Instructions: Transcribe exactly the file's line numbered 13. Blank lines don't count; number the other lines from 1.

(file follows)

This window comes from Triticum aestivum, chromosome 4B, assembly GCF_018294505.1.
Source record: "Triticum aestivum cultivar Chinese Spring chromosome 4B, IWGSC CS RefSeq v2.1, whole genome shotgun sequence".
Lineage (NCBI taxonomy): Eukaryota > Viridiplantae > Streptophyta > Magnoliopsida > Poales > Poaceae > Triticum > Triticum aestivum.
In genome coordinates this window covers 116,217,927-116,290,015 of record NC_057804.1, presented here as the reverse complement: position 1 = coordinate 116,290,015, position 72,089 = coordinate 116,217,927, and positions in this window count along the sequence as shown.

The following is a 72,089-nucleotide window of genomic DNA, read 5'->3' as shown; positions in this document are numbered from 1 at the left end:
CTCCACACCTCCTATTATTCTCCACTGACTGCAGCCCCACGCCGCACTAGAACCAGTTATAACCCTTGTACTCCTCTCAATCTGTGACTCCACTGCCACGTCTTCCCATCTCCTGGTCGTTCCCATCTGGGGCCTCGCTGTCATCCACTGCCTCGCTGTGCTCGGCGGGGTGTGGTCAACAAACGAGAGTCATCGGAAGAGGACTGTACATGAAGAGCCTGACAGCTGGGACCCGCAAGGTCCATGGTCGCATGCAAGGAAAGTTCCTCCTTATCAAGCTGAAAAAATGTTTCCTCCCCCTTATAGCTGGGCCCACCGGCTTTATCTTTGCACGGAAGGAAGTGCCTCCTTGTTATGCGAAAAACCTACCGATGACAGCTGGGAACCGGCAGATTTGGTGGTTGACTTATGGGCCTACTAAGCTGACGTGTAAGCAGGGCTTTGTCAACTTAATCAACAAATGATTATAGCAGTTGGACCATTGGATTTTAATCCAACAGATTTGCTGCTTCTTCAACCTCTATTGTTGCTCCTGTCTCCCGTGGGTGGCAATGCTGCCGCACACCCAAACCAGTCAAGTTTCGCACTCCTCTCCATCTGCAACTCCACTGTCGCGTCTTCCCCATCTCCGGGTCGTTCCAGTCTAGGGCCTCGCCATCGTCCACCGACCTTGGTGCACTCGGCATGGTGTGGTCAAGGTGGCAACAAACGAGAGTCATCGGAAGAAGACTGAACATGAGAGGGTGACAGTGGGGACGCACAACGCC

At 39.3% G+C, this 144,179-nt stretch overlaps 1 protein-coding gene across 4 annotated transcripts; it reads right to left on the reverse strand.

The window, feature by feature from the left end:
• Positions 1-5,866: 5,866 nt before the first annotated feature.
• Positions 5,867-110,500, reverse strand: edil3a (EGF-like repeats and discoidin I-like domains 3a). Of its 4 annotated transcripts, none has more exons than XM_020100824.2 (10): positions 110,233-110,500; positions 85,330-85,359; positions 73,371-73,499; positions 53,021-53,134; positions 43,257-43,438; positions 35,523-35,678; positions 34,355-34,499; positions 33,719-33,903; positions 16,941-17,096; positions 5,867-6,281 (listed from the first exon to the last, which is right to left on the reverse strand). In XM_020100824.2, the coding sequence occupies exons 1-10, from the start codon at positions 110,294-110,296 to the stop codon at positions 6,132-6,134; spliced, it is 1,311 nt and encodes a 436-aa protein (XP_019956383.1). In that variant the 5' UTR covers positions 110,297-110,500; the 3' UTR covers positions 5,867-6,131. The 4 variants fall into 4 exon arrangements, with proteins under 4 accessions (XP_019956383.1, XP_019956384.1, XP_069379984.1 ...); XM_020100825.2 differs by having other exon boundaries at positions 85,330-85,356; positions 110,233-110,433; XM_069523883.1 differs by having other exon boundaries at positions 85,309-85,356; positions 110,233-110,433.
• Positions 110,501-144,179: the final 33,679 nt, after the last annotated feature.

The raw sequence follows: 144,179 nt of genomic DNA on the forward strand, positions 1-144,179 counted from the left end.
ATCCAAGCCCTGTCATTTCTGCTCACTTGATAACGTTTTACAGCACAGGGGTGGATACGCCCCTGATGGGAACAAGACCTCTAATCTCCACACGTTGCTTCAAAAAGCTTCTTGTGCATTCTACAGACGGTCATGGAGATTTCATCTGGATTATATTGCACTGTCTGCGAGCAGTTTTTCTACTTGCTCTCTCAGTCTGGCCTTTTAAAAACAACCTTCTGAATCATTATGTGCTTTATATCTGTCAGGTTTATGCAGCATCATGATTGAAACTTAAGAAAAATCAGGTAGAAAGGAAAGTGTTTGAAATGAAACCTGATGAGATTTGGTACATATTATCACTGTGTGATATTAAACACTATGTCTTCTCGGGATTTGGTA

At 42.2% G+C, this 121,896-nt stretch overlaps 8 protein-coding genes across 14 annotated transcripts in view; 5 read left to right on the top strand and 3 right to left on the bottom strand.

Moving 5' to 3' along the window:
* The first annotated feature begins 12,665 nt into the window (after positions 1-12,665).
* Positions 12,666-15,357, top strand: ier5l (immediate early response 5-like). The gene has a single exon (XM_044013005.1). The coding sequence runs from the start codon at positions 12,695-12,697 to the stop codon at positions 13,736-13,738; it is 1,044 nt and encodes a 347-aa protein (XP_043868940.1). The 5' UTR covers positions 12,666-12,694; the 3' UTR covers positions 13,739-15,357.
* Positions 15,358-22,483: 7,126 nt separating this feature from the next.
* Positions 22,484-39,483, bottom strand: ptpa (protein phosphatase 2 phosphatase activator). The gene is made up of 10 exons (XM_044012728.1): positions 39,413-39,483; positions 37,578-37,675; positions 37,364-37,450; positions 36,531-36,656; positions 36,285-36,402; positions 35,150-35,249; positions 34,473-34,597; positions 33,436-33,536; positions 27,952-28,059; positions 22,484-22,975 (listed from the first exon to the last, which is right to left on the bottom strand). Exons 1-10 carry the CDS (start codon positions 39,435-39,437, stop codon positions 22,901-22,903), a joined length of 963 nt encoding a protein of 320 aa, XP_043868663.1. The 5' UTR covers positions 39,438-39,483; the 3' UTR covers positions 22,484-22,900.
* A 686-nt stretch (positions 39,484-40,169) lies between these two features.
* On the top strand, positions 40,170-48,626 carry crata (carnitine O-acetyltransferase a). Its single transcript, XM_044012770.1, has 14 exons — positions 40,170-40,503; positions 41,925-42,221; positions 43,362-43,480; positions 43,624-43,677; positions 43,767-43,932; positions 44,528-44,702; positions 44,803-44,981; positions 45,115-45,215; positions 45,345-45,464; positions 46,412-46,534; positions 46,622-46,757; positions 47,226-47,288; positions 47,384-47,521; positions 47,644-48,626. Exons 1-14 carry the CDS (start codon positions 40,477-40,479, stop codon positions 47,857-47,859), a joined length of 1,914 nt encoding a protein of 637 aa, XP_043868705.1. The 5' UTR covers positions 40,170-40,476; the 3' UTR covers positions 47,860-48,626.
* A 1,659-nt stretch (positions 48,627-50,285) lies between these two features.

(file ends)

ATCCAAGCCCTGTCATTTCTGCTCACTTGATAACGTTTTACAGCACAGGGGTGGATACGCCCCTGATGGGAACAAGACCTCTAATCTCCACACGTTGCTTCAAAAAGCTTCTTGTGCATTCTACAGACGGTCATGGAGATTTCATCTGGATTATATTGCACTGTCTGCGAGCAGTTTTTCTACTTGCTCTCTCAGTCTGGCCTTTTAAAAACAACCTTCTGAATCATTATGTGCTTTATATCTGTCAGGTTTATGCAGCATCATGATTGAAACTTAAGAAAAATCAGGTAGAAAGGAAAGTGTTTGAAATGAAACCTGATGAGATTTGGTACATATTATCACTGTGTGATATTAAACACTATGTCTTCTCGGGATTTGGTA